The nine-day win­dow

Jamaica Gleaner - - OPINION & COMMENTARY - Brian-Paul Welsh Brian-Paul Welsh is a writer and pub­lic af­fairs com­men­ta­tor. Email feed­back to col­umns@glean­erjm.com and bri­an­paul.welsh@gmail.com, or tweet @is­land­cynic.

THERE WAS a time in Ja­maica when fil­ing cab­i­nets would spon­ta­neously burst into flames; when peo­ple could mys­te­ri­ously ‘dis­ap­pear’, or ‘mi­grate’; and when im­por­tant de­tails were left to wither from mem­ory with the ad­vanc­ing in­fir­mity of the mind.

In those days, Jamaican politi­cians fu­elled fact-engi­neer­ing mis­sions with a con­stant sup­ply of pro­pa­ganda fil­tered through sim­ple me­dia to a pop­u­la­tion with al­ready lim­ited ac­cess to in­for­ma­tion. News was dif­fused, ef­fused, and de­lib­er­ately con­fused, know­ing well that much of it wouldn’t stand the test of time. But that didn’t mat­ter be­cause of the im­me­di­acy of its ef­fect in ful­fill­ing the po­lit­i­cal agenda.

In the days be­fore Google, when news archives were lit­er­ally im­preg­nable fortresses ac­cessed only by the as­tute and the idle, very few could ac­tively take note of the fairy tales we so of­ten tell. Such a sit­u­a­tion was then, and still is, ripe for ex­ploita­tion, thus the op­ti­cal il­lu­sions of some po­lit­i­cal grand mas­ters, par­tic­u­larly those con­cern­ing their true (culp) abil­ity in the con­trol of crime in Ja­maica.

I can re­call, as a child, be­ing made painfully aware of the nine-day news cy­cle and the way the na­tion could be whipped into frenzy, a moral panic, over some mat­ter of grave con­cern. Then, within a mat­ter of days, we would come off that wave and re­turn to chaos as usual, but with our shock level raised a lit­tle higher, hav­ing es­tab­lished a new ‘nor­mal’, whether we re­alised it or not.

Through the nine-day win­dow, we wit­ness the cy­cle of pain, grief, and in­jus­tice un­til the next bom­bard­ment sig­nals the be­gin­ning of an­other cy­cle. It is a pat­tern to which we have seem­ingly grown ac­cus­tomed.

When news broke last week that a stu­dent of Ja­maica Col­lege had been killed in the Mona area in a rob­bery at­tempt, I in­stantly flashed back to all the sim­i­lar in­ci­dents over the years along the same stretch of road in­volv­ing stu­dents from the same nearby in­sti­tu­tions, all re­sult­ing in no­tice­able buzz and ac­tiv­ity for days, then by the ninth night, ev­ery­one was irie again.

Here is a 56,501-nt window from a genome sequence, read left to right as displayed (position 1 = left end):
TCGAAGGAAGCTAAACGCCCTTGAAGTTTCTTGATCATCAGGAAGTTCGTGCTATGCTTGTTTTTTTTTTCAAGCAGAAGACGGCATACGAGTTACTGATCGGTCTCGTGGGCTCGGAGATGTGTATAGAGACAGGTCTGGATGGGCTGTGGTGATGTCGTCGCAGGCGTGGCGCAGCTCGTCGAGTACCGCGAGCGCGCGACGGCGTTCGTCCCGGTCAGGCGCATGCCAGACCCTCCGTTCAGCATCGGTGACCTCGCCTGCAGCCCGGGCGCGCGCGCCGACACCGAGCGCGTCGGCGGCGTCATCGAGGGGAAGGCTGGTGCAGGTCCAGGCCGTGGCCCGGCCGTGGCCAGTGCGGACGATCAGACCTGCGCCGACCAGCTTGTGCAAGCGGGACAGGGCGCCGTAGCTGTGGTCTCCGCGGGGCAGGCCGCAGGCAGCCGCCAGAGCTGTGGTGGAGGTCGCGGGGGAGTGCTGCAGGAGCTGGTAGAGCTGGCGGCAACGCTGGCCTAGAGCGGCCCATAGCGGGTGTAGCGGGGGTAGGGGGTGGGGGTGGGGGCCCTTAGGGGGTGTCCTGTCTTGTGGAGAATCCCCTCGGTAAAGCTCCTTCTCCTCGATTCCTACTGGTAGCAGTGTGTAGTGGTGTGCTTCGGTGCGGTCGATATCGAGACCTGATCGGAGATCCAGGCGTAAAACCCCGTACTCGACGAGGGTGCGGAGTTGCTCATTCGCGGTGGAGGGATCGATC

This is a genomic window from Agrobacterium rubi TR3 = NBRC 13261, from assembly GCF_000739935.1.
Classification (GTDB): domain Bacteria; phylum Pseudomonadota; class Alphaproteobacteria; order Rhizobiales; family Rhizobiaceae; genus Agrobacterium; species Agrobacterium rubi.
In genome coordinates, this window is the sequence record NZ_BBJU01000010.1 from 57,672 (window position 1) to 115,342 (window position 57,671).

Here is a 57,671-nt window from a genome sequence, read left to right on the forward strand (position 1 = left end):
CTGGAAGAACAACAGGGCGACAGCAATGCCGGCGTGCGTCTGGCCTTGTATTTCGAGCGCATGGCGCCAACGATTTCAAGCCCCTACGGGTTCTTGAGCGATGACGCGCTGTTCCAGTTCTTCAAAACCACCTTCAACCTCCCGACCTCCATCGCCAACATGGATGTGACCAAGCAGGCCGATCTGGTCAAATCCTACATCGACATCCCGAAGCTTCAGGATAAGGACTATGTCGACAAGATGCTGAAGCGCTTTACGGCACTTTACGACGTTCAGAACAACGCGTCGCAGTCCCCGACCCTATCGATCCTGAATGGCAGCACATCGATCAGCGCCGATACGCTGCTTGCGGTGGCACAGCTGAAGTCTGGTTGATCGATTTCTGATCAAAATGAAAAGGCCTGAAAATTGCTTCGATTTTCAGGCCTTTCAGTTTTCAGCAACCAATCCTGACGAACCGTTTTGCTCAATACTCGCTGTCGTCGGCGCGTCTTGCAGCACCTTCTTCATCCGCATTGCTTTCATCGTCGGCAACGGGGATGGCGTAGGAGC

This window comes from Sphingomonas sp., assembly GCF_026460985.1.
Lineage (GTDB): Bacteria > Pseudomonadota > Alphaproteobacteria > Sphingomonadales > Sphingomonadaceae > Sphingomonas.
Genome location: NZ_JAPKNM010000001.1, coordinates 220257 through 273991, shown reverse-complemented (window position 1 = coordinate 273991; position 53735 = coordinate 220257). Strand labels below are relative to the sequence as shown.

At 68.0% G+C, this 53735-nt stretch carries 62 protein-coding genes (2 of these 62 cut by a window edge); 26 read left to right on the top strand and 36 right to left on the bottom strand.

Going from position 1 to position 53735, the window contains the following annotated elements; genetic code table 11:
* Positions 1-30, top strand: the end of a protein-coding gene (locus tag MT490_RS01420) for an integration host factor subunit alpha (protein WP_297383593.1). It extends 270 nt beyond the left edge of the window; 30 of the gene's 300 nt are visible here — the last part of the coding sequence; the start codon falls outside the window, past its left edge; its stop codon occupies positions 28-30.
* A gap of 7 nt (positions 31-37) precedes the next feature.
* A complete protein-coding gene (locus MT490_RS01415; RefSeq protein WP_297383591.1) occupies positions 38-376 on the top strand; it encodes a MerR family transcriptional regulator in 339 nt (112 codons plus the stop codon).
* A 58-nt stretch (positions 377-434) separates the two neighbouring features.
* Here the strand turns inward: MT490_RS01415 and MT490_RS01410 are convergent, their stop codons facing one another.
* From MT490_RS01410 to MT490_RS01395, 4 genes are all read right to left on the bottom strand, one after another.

HOR­ROR STORY

To­day’s news­pa­per prob­a­bly al­ready con­tains this week’s hor­ror story, de­scrib­ing once more the de­crepi­tude of Ja­maica’s moral state, and if so, surely the at­mos­phere will be abuzz to­mor­row and for the next few days as the cy­cle re­peats it­self.

Ten years ago, on a street close to where 14-year-old Nicholas Fran­cis was re­cently mur­dered, 15-year-old Jor­dano Flem­ming, a stu­dent of Mona High, was stabbed to death in a rob­bery at­tempt along Bougainvil­lea Drive. Jor­dano, re­port­edly the sixth child to be mur­dered in Ja­maica that week, was de­scribed, much like Nicholas Fran­cis, as a good boy and an ex­am­ple to his peers in a heart-rend­ing Ja­maica Ob­server story plainly ti­tled ‘An­other child mur­dered’.

In the 10 years since that Mon­day morn­ing ar­ti­cle gripped the na­tion, we have seen an­nounce­ments of per­haps just as many plans to ad­dress crime in Ja­maica, and we have also lived to see those once di­rectly fac­ing these fre­quent as­saults on the youth as­sume prin­ci­pal po­si­tions in Gov­ern­ment.

Last week, the na­tion was also shaken when the fa­mously de­layed and seem­ingly hexed mur­der trial for teenage vic­tim Kha­jeel Mais fell apart in spec­tac­u­lar fash­ion af­ter the rec­ol­lec­tion of the main wit­ness sud­denly went foggy, and it was also re­vealed the smok­ing gun had yet to be lo­cated. This led the for­mer ac­cused to de­clare “God is with me” upon his ex­on­er­a­tion.

I re­mem­ber the cir­cum­stances in 2005 un­der which ‘God’ left the pub­lic ser­vice, only to make a tri­umphant re­turn nine years later, tak­ing his place among the old pan­theon. Is ‘God’ still at work? Is this the same ‘God’ with whom the Rev Al Miller reg­u­larly con­sults on me­te­o­ro­log­i­cal and crim­i­nal mat­ters?

Mak­ing sense of this strange re­al­ity can be a heavy emo­tional bur­den for those whose in­ter­est in these mat­ters of con­cern ex­tends be­yond nine days. Some things are too mov­ing to be for­got­ten, too shock­ing to ig­nore.

We are in a much bet­ter po­si­tion now than ever be­fore to de­mand ac­count­abil­ity from those in whom we vest our trust be­cause we can now demon­strate with some de­gree of so­phis­ti­ca­tion, us­ing con­crete ev­i­dence of the atroc­i­ties we face, and the in­jus­tice we are ex­pected to ac­cept no longer should we need to burn tyres in protest.

It re­mains to be seen if, af­ter nine days, we will still be as in­censed about the in­jus­tices we recog­nise, and more im­por­tant, whether we will still be as mo­ti­vated to do our part in par­tic­i­pat­ing in the cre­ation of the com­mu­ni­ties we dream of.

RI­CARDO MAKYN/STAFF PHO­TOG­RA­PHER

Ever­ton Flem­ming Jr is com­forted by his sis­ter-in-law, Pon­ci­eta Thomp­son, as he views the body of his son, Jor­dano, at the funeral at the Mona Church of Christ on March 23, 2006. Jor­dano, then a stu­dent of Mona High, was stabbed to death in a rob­bery at­tempt along Bougainvil­lea Drive 10 years ago, not far from the lo­ca­tion of the fa­tal at­tack on Nicholas Fran­cis last week.

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